CIOT: Naming and shaming avoidance promoters needs safeguards
The Chartered Institute of Taxation (CIOT) notes that the Government intend to extend their current powers to publish the names of deliberate tax defaulters into the avoidance arena by taking powers to ‘name and shame’ certain promoters.
CIOT President, Patrick Stevens, said:
“The proposals for the possible ‘naming and shaming’ of promoters of tax avoidance schemes and ‘naming’ of banks that HMRC considers not to be complying with the Code of Practice on Taxation for Banks will pose some difficult issues around definition and implementation.
“The CIOT has previously raised concerns about promoters of schemes that have no realistic chance of success and suggested that ‘promoter penalties’, in a similar manner to misselling, may be appropriate.
“But the new proposals take this in a quite different direction. In all of these areas the difficulty is likely to be in determining the borderline. The CIOT understands and supports the Government’s need to crack down on abusive schemes, but there must be protection for innocent parties and normal tax planning.
“There need to be proper procedures to ensure it is only those who promote abusive schemes that are targeted. It must not be dependent solely on the view of HMRC, which could change over time; there must be certainty over what behaviour would be caught and an appeals process to ensure justice takes place. The Government also need to be sure that this will actually act as a deterrent – there is a risk that some of the promoters likely to get caught by this will see it as helpful free advertising.
“We are pleased to note that the Government propose to consult in this area.”
Notes to editors
1. The Chartered Institute of Taxation
The Chartered Institute of Taxation (CIOT) is the leading professional body in the United Kingdom concerned solely with taxation. The CIOT is an educational charity, promoting education and study of the administration and practice of taxation. One of our key aims is to work for a better, more efficient, tax system for all affected by it – taxpayers, their advisers and the authorities. The CIOT’s work covers all aspects of taxation, including direct and indirect taxes and duties. Through our Low Incomes Tax Reform Group (LITRG), the CIOT has a particular focus on improving the tax system, including tax credits and benefits, for the unrepresented taxpayer.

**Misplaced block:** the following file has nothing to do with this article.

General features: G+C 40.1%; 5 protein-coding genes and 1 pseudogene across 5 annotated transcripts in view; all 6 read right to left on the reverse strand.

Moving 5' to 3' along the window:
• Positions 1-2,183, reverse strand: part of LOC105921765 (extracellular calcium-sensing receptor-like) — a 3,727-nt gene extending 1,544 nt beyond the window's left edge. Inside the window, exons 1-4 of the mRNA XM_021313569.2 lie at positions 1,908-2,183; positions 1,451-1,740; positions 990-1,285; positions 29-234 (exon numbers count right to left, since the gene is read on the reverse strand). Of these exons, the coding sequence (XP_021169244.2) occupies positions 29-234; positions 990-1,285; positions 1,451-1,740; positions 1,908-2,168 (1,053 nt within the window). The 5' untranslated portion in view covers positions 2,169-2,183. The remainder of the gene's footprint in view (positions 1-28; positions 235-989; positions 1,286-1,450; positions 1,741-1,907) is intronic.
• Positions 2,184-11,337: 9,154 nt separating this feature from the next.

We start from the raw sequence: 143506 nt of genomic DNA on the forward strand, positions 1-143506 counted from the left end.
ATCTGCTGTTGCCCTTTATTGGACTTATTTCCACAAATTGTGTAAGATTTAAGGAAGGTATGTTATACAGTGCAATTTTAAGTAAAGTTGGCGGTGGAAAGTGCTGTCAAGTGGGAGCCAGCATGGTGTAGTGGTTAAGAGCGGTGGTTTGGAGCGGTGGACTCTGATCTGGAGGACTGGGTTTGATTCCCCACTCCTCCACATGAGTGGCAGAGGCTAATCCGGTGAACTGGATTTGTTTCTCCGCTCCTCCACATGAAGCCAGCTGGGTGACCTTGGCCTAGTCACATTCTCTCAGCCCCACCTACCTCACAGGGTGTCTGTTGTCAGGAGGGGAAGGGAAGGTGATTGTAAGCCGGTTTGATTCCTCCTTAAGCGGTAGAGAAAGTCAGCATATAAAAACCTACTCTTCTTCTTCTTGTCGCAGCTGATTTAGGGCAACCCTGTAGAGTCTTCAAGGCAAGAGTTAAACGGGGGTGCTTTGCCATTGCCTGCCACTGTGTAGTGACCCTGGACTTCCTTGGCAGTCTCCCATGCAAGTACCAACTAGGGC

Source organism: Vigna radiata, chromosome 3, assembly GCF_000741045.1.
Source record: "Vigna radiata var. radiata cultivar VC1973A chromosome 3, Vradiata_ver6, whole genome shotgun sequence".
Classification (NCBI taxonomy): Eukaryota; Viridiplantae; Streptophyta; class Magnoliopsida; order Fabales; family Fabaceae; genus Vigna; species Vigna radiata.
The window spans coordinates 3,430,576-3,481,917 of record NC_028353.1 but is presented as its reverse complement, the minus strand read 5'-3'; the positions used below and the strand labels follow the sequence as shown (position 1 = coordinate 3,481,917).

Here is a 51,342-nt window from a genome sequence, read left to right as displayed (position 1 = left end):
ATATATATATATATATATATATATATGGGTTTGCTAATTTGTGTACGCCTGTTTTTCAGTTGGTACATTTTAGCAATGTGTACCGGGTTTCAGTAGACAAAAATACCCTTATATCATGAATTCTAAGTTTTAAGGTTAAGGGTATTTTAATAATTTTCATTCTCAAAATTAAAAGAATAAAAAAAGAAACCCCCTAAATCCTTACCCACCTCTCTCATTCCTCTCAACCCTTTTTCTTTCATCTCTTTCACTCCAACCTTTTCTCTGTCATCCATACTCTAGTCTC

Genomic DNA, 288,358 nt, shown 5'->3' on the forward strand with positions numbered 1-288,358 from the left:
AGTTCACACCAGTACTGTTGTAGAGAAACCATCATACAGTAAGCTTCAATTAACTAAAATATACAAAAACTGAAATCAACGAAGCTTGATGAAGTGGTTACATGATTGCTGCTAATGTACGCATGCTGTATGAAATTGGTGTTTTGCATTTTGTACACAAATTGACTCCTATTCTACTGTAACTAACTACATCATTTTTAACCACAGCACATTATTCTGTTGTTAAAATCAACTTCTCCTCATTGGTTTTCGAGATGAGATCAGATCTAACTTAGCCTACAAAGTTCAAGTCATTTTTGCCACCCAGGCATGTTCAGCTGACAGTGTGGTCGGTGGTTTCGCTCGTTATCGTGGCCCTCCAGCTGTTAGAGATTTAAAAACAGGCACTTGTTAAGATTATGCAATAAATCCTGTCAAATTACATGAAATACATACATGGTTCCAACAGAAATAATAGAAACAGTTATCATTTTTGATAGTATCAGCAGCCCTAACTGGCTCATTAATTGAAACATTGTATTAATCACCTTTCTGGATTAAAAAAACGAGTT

The CIOT draws on our members’ experience in private practice, commerce and industry, government and academia to improve tax administration and propose and explain how tax policy objectives can most effectively be achieved. We also link to, and draw on, similar leading professional tax bodies in other countries. The CIOT’s comments and recommendations on tax issues are made in line with our charitable objectives: we are politically neutral in our work.
The CIOT’s 16,500 members have the practising title of ‘Chartered Tax Adviser’ and the designatory letters ‘CTA’, to represent the leading tax qualification.
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